Friday’s announcement by the SEC was that the agency had taken its first enforcement action in relation to decentralized finance (defi). This case concerns’securities using Defi Technology.
Two Florida men, Derek Acree and Gregory Keough, were charged by the regulator for selling securities unregistered in excess of $30 million. They were also accused of misleading investors regarding the operation and profitability their business Defi money Market.
Two types of digital tokens were sold by them using smart contracts and defi tech: DMM governance tokens (DMG) and mtokens. While the former promised to pay 6.25 percent interest, the latter claimed to ‘give holders certain voting rights, a portion of excess profits and the ability to make a profit from DMG governance tokens resales in secondary markets.
The SEC explained that they offered and sold the tokens to claim that ‘Defi Money Market could earn interest and profits. It would use investor assets for the purchase of’real world assets’ that generate income like car loans.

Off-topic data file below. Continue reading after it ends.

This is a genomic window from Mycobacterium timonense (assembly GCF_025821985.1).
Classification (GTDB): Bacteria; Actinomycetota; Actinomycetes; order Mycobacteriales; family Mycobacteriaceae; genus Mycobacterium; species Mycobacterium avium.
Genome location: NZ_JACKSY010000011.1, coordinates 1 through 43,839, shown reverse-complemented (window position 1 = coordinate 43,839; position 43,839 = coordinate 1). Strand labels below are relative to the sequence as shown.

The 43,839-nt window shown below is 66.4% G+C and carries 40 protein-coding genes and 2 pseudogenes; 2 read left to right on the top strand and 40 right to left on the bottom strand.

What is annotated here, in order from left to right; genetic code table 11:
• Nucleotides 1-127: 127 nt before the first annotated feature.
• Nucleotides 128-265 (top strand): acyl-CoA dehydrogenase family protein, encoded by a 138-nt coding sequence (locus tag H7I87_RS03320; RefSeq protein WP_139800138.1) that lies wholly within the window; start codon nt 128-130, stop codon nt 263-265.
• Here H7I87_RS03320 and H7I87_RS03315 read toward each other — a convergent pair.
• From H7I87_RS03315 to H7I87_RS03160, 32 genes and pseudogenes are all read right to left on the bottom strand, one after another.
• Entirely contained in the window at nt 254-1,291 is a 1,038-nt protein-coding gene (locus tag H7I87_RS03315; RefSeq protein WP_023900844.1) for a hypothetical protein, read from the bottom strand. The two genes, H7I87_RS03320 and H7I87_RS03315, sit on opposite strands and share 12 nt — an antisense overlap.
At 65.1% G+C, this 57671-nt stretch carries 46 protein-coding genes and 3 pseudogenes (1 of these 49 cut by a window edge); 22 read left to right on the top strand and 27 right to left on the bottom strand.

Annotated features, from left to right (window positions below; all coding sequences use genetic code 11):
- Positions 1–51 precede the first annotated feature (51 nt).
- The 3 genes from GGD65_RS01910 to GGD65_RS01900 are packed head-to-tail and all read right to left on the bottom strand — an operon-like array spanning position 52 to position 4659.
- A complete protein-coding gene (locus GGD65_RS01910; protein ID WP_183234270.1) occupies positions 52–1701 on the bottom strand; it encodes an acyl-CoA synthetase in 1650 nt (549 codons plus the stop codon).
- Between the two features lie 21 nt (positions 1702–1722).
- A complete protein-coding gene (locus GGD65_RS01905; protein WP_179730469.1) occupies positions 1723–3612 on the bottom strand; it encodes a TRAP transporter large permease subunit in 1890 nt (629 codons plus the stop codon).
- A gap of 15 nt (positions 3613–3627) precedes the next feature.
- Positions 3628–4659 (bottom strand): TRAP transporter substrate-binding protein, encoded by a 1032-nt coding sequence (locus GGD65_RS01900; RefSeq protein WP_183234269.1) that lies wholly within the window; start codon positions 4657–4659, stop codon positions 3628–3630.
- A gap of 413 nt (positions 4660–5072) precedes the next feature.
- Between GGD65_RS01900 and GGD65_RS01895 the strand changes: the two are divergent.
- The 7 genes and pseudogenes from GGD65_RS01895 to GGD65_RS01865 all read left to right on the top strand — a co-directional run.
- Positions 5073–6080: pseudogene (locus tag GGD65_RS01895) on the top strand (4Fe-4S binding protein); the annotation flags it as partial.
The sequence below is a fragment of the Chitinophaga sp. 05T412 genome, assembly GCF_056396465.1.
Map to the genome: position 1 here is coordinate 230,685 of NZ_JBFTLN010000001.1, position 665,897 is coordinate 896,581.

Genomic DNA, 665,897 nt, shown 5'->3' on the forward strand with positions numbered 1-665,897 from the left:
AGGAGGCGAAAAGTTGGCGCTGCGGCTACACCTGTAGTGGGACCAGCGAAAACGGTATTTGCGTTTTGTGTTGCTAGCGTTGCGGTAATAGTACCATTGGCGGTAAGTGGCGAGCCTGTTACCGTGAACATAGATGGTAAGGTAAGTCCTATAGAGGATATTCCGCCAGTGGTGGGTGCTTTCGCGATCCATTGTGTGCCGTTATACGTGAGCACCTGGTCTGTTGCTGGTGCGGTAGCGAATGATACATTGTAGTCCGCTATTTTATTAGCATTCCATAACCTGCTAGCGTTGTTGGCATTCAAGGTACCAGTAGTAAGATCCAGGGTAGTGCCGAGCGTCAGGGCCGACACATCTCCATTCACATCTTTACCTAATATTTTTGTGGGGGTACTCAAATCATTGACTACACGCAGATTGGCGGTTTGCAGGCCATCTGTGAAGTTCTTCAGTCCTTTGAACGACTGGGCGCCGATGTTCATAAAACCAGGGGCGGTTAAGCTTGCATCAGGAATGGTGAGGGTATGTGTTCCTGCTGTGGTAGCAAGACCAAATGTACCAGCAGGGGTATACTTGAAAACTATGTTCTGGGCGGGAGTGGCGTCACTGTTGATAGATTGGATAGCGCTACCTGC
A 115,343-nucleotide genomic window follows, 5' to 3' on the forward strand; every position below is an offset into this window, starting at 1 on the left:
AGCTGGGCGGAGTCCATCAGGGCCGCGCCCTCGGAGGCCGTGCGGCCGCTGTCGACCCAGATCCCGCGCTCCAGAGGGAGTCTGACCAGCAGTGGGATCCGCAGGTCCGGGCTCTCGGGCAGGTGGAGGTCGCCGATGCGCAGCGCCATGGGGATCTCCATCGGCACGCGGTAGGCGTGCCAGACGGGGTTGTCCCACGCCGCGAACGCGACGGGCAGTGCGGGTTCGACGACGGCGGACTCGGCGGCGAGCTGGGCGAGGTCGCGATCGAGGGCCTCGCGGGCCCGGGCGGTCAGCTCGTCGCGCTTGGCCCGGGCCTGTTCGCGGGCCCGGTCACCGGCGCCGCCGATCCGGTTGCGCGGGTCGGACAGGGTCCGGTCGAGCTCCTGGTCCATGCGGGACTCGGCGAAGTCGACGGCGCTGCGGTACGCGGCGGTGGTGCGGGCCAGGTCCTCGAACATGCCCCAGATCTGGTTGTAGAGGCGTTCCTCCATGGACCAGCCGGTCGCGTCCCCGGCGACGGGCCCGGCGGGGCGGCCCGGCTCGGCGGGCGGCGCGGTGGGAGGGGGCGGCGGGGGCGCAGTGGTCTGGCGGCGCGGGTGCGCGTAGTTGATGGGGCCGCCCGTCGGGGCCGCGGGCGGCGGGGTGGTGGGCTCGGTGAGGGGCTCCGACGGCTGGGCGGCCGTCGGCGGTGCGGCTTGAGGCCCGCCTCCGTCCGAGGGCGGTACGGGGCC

They did not inform investors when they realized that the price volatility of digital assets used for purchasing tokens was creating risk that income from income-generating assets would not be sufficient to compensate investors’ principal appreciation. Instead they’misrepresented the company’s operations, including falsely claiming that Defi Money Market had purchased car loans, which they posted on Defi Money Market’s website.
The SEC found that defendants used personal funds as well as funds from other companies to pay principal and interest for mtoken redemptions.
Chief of the SEC Enforcement Division’s Complex Financial Instruments Unit, Daniel Michael commented that ‘the labelling of the offering as decentralized, and the securities as governance tokens, did not prevent us from ensuring that Defi Money Market is immediately shut down, and that investors are paid back. The SEC announced:
Respondents agreed to a cease and desist order without admitting or denigrating the findings of the SEC’s Order. This includes disgorgement totaling $12.849,354 as well as penalties of $125,000 for Keough, Acree.
The commission says that the defendants funded smart contracts so that token holders could redeem their tokens, and get all principal and interest due.